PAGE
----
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The Virtual Virtuous meets the Jungian Shadow – Sayandeep Paul

For all those who haven’t already been repelled by the title of this write up, let me start by telling you all how I plan to go ahead with this – One, to introduce the “virtual virtuous” followed by Two, to look into the Jungian “Shadow” only to bring about Three, the reconciliation.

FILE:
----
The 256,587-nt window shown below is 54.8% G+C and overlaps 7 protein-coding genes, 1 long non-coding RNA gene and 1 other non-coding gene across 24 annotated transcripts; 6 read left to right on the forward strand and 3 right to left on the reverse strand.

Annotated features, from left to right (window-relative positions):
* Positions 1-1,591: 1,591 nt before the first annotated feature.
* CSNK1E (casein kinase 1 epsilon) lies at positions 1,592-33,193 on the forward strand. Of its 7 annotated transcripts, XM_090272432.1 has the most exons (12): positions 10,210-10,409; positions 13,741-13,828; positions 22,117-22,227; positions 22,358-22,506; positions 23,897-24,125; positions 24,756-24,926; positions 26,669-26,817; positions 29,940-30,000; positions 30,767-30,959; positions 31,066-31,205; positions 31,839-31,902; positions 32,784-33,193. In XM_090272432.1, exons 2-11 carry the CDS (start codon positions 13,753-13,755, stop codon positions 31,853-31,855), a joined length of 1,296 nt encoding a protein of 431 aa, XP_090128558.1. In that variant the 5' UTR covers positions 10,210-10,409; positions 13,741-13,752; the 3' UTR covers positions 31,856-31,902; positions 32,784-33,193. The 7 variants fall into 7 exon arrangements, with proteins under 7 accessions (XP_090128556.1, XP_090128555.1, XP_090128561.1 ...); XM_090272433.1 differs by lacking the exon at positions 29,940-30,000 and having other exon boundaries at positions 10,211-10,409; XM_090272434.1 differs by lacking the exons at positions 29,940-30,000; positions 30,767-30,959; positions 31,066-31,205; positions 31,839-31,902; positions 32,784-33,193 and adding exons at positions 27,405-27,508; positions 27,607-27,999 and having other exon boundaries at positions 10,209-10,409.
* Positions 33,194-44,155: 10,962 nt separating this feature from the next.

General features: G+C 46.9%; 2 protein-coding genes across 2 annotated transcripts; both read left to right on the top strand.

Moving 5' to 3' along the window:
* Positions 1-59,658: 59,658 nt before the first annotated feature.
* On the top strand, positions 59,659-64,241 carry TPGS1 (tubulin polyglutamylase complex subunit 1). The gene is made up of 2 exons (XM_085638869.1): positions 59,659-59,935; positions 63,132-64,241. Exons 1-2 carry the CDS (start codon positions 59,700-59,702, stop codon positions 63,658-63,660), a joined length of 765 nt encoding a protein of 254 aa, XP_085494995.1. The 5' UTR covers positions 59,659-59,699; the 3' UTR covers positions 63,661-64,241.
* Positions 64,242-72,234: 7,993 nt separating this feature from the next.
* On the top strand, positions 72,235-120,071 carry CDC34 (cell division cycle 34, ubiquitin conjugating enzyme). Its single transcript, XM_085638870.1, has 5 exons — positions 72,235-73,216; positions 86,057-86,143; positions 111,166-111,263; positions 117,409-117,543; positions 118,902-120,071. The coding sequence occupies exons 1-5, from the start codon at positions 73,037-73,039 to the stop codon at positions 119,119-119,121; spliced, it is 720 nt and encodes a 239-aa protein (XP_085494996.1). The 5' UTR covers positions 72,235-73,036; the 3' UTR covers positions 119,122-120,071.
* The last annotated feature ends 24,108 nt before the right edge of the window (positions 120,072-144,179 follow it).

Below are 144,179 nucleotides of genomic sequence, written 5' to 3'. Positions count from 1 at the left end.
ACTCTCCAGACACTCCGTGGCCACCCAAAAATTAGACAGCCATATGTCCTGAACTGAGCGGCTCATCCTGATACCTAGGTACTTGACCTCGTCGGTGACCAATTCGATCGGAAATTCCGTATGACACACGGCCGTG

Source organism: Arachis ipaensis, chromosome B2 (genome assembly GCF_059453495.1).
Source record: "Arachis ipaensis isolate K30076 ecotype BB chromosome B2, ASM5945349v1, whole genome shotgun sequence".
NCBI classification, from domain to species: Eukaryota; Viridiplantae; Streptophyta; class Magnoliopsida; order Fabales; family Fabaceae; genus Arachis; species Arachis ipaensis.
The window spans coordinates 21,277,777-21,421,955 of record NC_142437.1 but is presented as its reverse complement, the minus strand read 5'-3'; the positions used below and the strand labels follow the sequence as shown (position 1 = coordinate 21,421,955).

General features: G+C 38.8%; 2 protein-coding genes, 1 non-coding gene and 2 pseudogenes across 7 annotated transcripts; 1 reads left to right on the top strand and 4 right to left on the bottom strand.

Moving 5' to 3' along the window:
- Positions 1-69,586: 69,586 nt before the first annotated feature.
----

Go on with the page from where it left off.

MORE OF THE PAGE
One:  Around fifteen years ago, during 2004, Facebook (back then, Thefacebook) started off as a small website/social platform dedicated to helping users connect with their friends, friends of friends, colleagues and so on; in short, visualising their social network. The platform witnessed an unprecedented growth from around 1million (back in 2004) to around 2.45billion by the end of 2019 (to put it into perspective, there are 7.7billion people on this planet!!). Similar exemplary growth stories are also true for other social media platforms like Twitter (around 350million by the end of 2019) and Instagram (1billion by 2019). The virtual world is no longer a stranger to us. It has become a potent medium for sharing updated news, engaging with people via virtual games and challenges, generating awareness about various social and other crises that plague us on a frequent basis and so on; an evolutionary step towards eliminating the spatial barriers through real time interactions. People have a choice to voice their opinions and share their thoughts on a bizarre range of topics. Parallel to the emergence of the virtual world, equally maginificient has been the effort put in by the people to maintain a fairly active and healthy social (as far as the virtual can offer) profile. The continuous virtual hammering of morals and rescaling of ethical standards make us examine ourselves and refrain from going astray. Socially or morally objective behaviour often brought about in the form of politically incorrect humour doesn’t pass the virtual eyes undetected and the repurcussions, in some form or shape, definitely help in modelling one’s social character. Having established this haloed platform, the “virtual virtuous” are those millions (or possibly, billions) of people with an active social avatar and a strong sense of morality which enable them to act unhindered and with a spotless conscience, in case any wrong is ever done and/or comes to their notice. With this as our starting point, we move forward to look into the abyss and get introduced to the Jungian “Shadow” next.